We are pleased to announce Healthier Hens, a new EA-aligned animal welfare organization. Our vision is to cost-effectively improve the well-being of millions of farmed egg-laying hens. We are investigating the potential of an intervention focused on improving the nutritional quality of layer hen feed, as recommended by the Charity Entrepreneurship (CE) research team. We are proud graduates of the CE Incubation Program’s 2021 cohort, and our initial work is supported by a $100,000 seed grant.
While impactful, the egg industry’s ongoing positive transition to cage-free systems does not address the deeply neglected issue of poor bone health in layer hens, a major welfare problem prevalent across all housing systems on commercial farms. We choose to act now and in doing so seek to achieve unprecedented counterfactual impact.
We founded Healthier Hens because we believe that given the scale of suffering that egg-laying hens endure, there is still room for improving their welfare. Recent studies suggest that the chronic pain resulting from bone fractures is so severe that it causes egg-laying hens to enter depressive states. Even more alarming, bone fractures are prevalent across all types of housing systems. Such pain places a huge amount of stress on the individual birds, prevents them from carrying out their natural behaviors, and represents a significant fraction of their total lives spent in suffering, as shown by the Welfare Footprint Project below. Many solutions, including breed selection, perch placement, and chick training, are needed to completely eradicate this welfare issue on factory farms. Our current priority is addressing the inconsistent and often suboptimal nutrient levels in commercial feeds.
Feed fortification is the process of adding nutrients such as minerals and vitamins to feed to produce a nutritionally complete diet. The industry does apply this practice, but typically, only in order to maximize egg production, which may compromise health. Through our literature review, we found that increasing the levels of calcium, phosphorus, and vitamin D3 can help hens develop stronger, healthier bones and reduce the risk of fractures. At this time, we consider optimal levels of these nutrients in feed to be 4% calcium, 0.3% available phosphorus, and 3000 IU/kg of vitamin D3. However, it is critical for us to be sure of what benefits such levels could yield and thus we plan to run a pilot of our feed fortification intervention during the next egg production cycle (starting Jan-Feb 2022).
Currently, we are in the final process of selecting a country to work in. Each co-founder will visit one of three countries under consideration (Germany, Kenya, and the USA), identified in earlier rounds of our geographical assessment. We want to make sure we choose a country in which Healthier Hens can achieve impact. We plan to speak to local farmers and feed experts as well as engage animal nutritionists and welfare researchers to best gauge the need for and feasibility of implementation. If you know anyone with experience in these areas who may be willing to connect, please reach out to us at email@example.com. Expert opinions and advice will be invaluable in helping us best progress towards Healthier Hens.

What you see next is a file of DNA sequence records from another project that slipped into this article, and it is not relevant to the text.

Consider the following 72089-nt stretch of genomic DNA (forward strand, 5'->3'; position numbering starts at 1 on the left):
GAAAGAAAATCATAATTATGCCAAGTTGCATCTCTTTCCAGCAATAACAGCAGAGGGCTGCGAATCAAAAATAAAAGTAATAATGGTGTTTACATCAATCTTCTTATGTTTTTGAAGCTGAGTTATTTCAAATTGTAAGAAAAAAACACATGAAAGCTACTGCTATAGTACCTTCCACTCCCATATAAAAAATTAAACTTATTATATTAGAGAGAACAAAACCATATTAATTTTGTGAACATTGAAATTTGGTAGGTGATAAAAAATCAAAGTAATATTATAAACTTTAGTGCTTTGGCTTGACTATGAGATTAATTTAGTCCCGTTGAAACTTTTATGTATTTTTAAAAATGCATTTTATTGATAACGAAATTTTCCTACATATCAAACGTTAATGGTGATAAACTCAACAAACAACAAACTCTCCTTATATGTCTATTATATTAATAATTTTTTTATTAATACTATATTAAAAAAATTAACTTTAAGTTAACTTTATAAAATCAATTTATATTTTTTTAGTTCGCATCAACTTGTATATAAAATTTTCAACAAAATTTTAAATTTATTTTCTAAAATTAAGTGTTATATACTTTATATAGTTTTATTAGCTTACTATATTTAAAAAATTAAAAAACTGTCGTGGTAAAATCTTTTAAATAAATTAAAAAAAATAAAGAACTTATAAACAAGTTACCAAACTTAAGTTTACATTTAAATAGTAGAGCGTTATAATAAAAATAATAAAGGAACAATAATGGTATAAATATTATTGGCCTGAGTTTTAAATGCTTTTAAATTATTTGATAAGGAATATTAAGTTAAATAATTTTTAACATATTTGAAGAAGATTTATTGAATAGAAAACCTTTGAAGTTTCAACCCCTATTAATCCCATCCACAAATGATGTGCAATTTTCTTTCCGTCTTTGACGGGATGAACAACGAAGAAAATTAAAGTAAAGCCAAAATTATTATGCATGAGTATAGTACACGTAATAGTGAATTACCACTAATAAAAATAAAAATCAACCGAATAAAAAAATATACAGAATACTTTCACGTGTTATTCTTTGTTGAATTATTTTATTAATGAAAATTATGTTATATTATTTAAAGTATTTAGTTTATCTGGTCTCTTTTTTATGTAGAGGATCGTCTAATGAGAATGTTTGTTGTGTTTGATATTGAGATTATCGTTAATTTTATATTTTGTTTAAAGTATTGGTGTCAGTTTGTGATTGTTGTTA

Ultimately, our endline goal is to influence the regulation and enforcement of optimal feed nutrient levels at scale. Our vision is to cost-effectively reduce the pain and suffering of at least 100 million hens over 10 years of our organization's operations.
Our thanks go to Aaron Gertler, Antonia Personette, Charles He, Haven King-Nobles, Karolina Sarek, and Ula Zarosa for their valuable feedback on this announcement. Any remnant errors are our own - do point them out if you spot any. Thanks!
Why is layer hen feed quality an issue?
Globally, there are around 7.5 billion egg-laying hens alive at any given time. Chickens are by far the most populous farmed land animals and are generally kept in extremely low-welfare conditions. Millions of egg-laying hens needlessly suffer from painful bone fractures, with incidence rates reaching more than 85% in some modern farms. And, unfortunately, hens experience poor bone health irrespective of the type of housing system used. These hens have been selectively bred in order to maximize their egg production, which has led to an immense strain on their health. Each egg laid by a hen requires a large amount of biological input, with nutrients such as calcium, phosphorus, and vitamin D playing a critical role in shell formation. These same nutrients are also vital for bone health and skeletal development. With hens now laying more than 300 eggs per year, mineral and vitamin imbalances and deficiencies can lead to severe health issues as the nutrient demands for bones and eggs are in competition. This purposefully-bred increase in egg production, along with inconsistencies across commercial diets, is one of the reasons behind the high rates of bone fractures and osteoporosis on farms. These impairments lead to intense and long-lasting pain for egg-laying hens, poor welfare, and an increased risk for early mortality.